I stopped weeping at least once in 10 days after almost a year and two months. I am able to identify the time marker based on the dates I recorded in my Grief Notebook as each entry usually succeeded a crying episode and mine stopped at 14 months. Of course the intensity of your emotions at the 14th month is much less than the third month but if the objective is towards embedment (and not just ‘slowly improving’ which fluctuates so much for each person) then I would say that embedment began when the tears decreased in frequency. The first two months was a numb shock (the existing life picture is ripped apart and shattered in thousands of jigsaw pieces you can’t locate), followed by another five months of the most challenging phase (the confounding process of hunting for the torn pieces to make yourself whole again). After that, some of the jigsaw pieces have been found but not pieced together yet and by the 14th month you’ve loosely put together a shape of sorts but you realise it is a whole new picture. Thereon the journey is strengthening the new picture and embracing the torn pieces as part of who you are. Torn but rebuilt.
What do I do with this pain?
This is the most important question and comes as a tripartite with the previous two. Now I understand that this should always lead all other questions. Because this is what you take into the future, into the new you in the new picture. I think what you do with the pain is basically life’s evergreen lesson – learn to be a better human being from this loss. While it will again be an individual process for everyone, what remains universal is to elevate your gratitude.
It is hard to keep reminding ourselves of our blessings and truly live it on a daily basis, not just say it. And for each person, living with gratitude means something different. It could mean always thanking the people in your life for everything they do for you which you used to take for granted. It could mean forgiving yourself for not being perfect and hand in hand with that, forgiving people more for not reaching your expectations. It could mean doing more for the people in your life who needs you. It could mean losing your temper less because life is short and why pollute your days with negativity. It could mean taking care of your health more so as to ensure that your respect the body that you were blessed with. It could mean spending less time wanting more because if you are alive and well then you have all that you could possibly ask for. It could mean doing more charity because life is about alleviating not just your own journey but everyone else’s. It could mean praying for the one you lost so that your bond keeps sustaining itself. It could mean increasing the depth of your spiritual journey and all the consequences of this philosophy (usually all of the above).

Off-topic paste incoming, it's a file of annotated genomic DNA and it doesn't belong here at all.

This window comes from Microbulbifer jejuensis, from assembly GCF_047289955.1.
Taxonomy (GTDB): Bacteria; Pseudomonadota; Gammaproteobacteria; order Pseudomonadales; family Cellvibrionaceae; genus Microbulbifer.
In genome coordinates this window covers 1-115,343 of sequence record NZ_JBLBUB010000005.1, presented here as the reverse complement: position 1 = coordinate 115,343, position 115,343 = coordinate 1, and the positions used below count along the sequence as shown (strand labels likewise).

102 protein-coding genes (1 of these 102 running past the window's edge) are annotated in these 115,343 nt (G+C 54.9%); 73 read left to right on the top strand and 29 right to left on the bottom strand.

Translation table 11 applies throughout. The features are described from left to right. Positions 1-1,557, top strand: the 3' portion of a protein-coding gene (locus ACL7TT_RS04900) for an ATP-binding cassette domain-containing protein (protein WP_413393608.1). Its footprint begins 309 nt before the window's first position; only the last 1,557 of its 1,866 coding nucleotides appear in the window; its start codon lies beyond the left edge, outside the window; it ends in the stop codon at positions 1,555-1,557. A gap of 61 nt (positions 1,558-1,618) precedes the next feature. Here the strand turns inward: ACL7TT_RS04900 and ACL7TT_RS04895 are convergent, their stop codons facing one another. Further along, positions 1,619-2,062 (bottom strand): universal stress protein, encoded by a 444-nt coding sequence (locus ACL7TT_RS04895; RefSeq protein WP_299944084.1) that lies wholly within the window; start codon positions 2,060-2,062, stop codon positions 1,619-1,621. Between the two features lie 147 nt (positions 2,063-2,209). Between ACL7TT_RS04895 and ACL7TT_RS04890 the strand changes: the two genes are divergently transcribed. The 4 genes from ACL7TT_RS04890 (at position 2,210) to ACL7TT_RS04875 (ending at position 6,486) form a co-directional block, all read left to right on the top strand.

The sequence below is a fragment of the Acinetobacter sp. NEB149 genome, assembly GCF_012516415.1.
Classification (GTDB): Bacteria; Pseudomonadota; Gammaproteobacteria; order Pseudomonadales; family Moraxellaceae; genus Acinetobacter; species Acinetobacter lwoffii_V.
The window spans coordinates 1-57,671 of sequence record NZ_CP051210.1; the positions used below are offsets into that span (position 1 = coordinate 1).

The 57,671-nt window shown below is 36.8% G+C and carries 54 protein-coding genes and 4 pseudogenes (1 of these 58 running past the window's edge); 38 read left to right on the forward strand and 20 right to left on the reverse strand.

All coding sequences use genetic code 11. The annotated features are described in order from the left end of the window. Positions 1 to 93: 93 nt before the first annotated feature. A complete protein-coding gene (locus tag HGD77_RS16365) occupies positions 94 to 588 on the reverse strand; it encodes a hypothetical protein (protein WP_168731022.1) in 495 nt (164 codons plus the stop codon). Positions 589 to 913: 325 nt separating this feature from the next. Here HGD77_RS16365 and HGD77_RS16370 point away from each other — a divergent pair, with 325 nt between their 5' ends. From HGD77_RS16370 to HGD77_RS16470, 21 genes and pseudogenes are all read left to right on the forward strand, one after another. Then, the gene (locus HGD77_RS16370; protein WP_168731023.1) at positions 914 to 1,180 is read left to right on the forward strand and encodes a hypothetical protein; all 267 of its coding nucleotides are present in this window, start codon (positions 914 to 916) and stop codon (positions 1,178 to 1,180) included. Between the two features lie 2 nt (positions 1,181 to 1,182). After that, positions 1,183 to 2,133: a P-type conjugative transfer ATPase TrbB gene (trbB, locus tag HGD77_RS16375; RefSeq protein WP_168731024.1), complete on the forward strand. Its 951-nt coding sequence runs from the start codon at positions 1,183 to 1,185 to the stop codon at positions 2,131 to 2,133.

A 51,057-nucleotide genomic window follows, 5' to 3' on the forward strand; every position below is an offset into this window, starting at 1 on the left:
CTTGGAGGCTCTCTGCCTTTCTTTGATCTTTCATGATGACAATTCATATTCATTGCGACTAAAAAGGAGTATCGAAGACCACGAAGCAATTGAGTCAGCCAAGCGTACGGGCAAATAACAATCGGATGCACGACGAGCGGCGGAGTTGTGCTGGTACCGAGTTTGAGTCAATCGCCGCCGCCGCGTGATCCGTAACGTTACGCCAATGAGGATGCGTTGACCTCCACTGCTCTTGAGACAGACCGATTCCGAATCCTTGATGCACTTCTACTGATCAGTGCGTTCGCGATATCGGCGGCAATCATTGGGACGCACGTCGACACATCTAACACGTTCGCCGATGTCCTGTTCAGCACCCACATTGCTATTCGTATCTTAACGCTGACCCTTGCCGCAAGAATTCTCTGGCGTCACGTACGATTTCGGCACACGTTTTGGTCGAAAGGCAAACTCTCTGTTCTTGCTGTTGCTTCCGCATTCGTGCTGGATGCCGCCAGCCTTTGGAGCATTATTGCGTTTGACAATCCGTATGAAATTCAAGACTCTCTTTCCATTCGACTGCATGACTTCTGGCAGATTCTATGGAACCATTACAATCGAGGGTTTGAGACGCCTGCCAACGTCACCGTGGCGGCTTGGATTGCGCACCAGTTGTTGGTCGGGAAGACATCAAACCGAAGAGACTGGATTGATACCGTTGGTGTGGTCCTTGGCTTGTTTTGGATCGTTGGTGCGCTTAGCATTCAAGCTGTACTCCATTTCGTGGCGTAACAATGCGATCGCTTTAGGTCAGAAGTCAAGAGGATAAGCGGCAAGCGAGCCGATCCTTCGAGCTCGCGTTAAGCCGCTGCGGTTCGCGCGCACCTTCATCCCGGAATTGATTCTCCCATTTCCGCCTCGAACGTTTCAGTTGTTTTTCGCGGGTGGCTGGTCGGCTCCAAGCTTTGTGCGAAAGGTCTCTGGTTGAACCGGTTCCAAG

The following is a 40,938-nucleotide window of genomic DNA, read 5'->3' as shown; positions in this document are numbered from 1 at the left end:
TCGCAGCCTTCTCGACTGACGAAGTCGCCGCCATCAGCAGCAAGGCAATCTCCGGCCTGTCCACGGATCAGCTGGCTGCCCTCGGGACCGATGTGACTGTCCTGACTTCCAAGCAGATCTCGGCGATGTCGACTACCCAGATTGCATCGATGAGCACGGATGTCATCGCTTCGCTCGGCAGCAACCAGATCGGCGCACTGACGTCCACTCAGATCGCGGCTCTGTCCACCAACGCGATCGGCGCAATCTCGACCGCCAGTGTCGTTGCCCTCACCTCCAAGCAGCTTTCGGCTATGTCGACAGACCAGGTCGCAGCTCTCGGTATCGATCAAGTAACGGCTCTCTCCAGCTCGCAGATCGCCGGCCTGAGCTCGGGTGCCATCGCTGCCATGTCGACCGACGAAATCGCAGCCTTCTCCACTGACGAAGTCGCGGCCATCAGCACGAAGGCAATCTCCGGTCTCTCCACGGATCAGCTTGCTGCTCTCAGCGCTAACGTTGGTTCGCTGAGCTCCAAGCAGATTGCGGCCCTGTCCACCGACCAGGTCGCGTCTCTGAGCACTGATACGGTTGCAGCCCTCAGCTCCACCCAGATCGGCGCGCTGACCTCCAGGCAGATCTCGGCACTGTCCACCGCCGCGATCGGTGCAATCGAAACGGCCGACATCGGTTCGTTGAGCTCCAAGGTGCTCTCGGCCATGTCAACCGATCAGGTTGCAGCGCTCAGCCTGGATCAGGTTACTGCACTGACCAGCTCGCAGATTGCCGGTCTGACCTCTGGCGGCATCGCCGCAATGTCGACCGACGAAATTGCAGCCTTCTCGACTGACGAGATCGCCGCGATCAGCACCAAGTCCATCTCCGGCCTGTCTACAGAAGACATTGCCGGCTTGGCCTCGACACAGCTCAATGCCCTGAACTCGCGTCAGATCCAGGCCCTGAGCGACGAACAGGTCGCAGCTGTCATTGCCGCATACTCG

For me, this is my main focus- expanding my capacity to appreciate my blessings. Because living with gratitude not only helps in healing the wound of loss but it is also the wand that transforms our overall contentment with each day.
And with that I bid everyone a marvellously content 2019 – filled with gratitude and richer blessings in every way!
Don’t mistake the notion that the New-You-Post-Grief will only be a better you. There will be parts of you that will actually deteriorate and new problems may emerge. Heightened anxieties for different breeds of paranoia could manifest. But let’s not be disheartened with these deteriorations. Use it as an opportunity to understand ourselves better and get to the root cause of these symptoms of dysfunction as we slowly work on clearing it out. In fact, decongesting at the foundation could stop previous cycles of short term band aids, so consider it a meaningful way to reset the process of elevation 🙂